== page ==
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Topic: SMALL Holiday Dinner  (Read 1162 times)
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« on: October 08, 2005 03:46:33 AM »

     This year my boyfriend and I will be celebrating both Thanksgiving and Christmas alone.  (Our families live in the Midwest, we live in CA.)  He may or may not end up working on Thanksgiving and Christmas Eve, I'll be off on Thanksgiving and can work his schedule on the Christmas holidays, so there will be time to cook.  But what to cook?  With it just being the two of us (a few friends and his sister might stop by, and we may visit his father, depending, but there is nothing guaranteed), I don't want to bother with a whole turkey or ham.  Maybe cornish game hens?  Maybe a small, canned ham?  (I haven't ever cooked one of those, do they come out well?)

   I'm thinking that for Thanksgiving, we may do the traditional side dishes but substitute deli roast beef sandwiches (done up well with good buns and swiss cheese, etc) for the meat.

  I'm just mulling things over, however, trying to make up some sort of menu so I can get my limited budget in order.  I'm sure others out there have had a small family dinner, so what tips do you have?  What kinds of meals have you made up?

  We do have room for a little bit of leftovers, but seeing as we have a mini fridge and no freezer, I couldn't have food for days upon days or freeze anything.
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« Reply #1 on: October 08, 2005 10:45:49 AM »

You can buy turkey drumsticks or turkey breast without having to deal with a big bird.

Instead of stuffing you can do a garlic bread pudding, roast a couple of cobs of corn, and buy a sweet.

« Reply #2 on: October 09, 2005 12:59:18 AM »

  Turkey breast sounds like a good idea.  We'll probably make stuffing because he loves it, and it'll be gobbled up in no time!  But I do get what you're saying...I'm thinking about buying only enough yams for us, maybe a small greenbean casserole (hey, I love greenbean casserole!), and maybe the corn on the cob would work yummily as well.  I do think I'll do some baking, but only because I haven't had a chance to in some time.  We'll be eating good this holiday season!  Thanks for the advice.  Keep it coming!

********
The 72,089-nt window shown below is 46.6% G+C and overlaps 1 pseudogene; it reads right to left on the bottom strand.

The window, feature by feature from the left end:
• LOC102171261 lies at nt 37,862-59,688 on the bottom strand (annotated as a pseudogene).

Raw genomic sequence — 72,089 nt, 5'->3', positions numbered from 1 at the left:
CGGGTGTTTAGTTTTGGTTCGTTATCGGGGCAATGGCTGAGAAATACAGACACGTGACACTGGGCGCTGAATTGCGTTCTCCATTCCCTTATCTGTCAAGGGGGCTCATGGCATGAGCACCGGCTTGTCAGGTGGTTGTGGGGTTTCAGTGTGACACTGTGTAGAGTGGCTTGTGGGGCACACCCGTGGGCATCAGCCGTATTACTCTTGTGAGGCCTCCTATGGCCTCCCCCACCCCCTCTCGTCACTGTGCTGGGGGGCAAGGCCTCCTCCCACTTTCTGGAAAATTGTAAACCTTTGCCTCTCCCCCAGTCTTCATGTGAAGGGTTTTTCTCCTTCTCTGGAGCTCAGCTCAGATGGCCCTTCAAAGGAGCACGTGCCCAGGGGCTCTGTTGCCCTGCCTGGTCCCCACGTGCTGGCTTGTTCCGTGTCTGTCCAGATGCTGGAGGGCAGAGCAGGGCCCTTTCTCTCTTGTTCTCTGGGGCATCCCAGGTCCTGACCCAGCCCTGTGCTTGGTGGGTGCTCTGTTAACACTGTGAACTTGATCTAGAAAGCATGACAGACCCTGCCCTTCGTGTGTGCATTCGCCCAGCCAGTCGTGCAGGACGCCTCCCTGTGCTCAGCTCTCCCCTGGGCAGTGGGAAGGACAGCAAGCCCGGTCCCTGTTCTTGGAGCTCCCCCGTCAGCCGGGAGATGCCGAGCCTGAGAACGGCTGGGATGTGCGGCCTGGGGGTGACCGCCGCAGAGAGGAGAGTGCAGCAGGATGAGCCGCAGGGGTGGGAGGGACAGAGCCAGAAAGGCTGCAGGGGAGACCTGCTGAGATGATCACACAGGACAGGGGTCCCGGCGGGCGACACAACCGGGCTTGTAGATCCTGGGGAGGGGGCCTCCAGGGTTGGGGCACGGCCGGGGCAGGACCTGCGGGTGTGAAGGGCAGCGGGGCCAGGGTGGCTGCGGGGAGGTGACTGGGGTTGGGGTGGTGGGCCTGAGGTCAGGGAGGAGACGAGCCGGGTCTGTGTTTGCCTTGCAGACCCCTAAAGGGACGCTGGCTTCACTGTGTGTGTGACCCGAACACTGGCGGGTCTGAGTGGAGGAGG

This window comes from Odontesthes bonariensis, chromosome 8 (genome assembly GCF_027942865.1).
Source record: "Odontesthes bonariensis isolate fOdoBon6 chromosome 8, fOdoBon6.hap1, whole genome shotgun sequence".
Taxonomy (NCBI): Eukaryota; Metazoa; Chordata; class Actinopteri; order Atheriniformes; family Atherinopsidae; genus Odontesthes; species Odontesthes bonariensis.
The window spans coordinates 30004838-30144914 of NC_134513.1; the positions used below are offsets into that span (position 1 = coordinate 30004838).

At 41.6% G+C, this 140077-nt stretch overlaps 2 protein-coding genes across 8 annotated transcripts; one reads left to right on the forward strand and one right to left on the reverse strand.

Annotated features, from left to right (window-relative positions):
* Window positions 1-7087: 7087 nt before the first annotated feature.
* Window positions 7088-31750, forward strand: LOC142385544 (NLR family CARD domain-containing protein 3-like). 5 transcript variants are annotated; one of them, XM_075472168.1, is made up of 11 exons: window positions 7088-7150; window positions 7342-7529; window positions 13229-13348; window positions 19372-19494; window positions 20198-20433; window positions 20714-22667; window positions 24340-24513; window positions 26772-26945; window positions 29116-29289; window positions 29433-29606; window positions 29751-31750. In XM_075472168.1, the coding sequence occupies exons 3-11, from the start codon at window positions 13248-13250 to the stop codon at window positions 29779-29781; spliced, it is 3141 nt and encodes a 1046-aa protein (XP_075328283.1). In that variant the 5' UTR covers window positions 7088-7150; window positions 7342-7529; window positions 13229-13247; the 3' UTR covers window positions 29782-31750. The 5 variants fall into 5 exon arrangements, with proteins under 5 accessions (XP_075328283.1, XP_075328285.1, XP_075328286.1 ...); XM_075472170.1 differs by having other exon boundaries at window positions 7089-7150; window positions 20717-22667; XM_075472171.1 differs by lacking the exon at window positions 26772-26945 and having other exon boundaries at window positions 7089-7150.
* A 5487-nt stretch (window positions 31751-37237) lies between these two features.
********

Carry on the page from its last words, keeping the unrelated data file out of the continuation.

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« Reply #3 on: October 09, 2005 03:08:31 AM »

i did pigeon one year for me and Mr Bunny. A pigeon each.
but i didn't realise till after that pigeons are better stewed than roasted. they were tasty, but very tough.

you could get poussins (little individual chickens) instead also. Or duckbreasts. Or you could cook a duck between you. Festive, but not as big as a turkey.

Often you have to order them in to the butcher's, but any decent butcher should be able to get them in. Ask round. In Australia I ended up getting the pigguns (as we childishly called them) for $12AUD each ($7 US).

As a family of 3 we cook half-hams instead of a whole one. We get them at the supermarket. Obviously there are still leftovers, but there is a charming cycle to life in January, punctuated by leftover ham with every meal. It lasts indefinitely.

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« Reply #4 on: October 09, 2005 06:47:26 AM »

I'm down to a family of 3.  My daughter, granddaughter and me.  The step kids don't come around any more.
I usually do a small turkey breast, dressing in a separate dish, gravy, canned cranberry sauce, squash or sweet potatoes, a relish tray with carrot sticks, celery, broccoli and cauliflower, and of course sour cream, ranch dip.  And cheese cake for dessert.  Then we eat on this for 3 days.
« Reply #5 on: October 09, 2005 06:42:22 PM »

I usually do a small turkey, perhaps 10 or 11 pounds and that is plenty for my small family. We all get to savor the aromas as it is cooking and there will plenty of leftovers for additional meals or to freeze for later use..
« Reply #6 on: October 10, 2005 12:01:25 AM »

  Thanks guys!
« Reply #7 on: October 12, 2005 09:23:25 AM »

When it was just the three of us for thanksgiving, my family used to turn the entire leftover dinner, (usually turkey, some kind of grain dish, a couple of vegetable dishes, and something involving potatoes) into soup the day after thanksgiving. it can be hard cooking small amounts. We would freeze the soup, and one year we ateThanksgiving leftovers once a week until Valentines day. It was actually really really good.
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« Reply #8 on: October 12, 2005 04:26:22 PM »

what about roasting a chicken instead of a turkey?  i personally prefer chicken to turkey.  but i love both.  sl;fnioejfiojf thanksgiving!

« Reply #9 on: October 16, 2005 02:26:13 PM »

i roasted a goose last year for thanksgiving for a get together, and it turned out pretty well. it was just something different, and since i'm not a big fan of turkey, i preferred that to what was being served at the dinner. it's just something different, i think a lot of American's are afraid to venture beyond cooking the typical poultry (chicken and turkey), but it's really not that difficult. Goose is also not as "gamey" tasting as duck, which I was surprised to find out.

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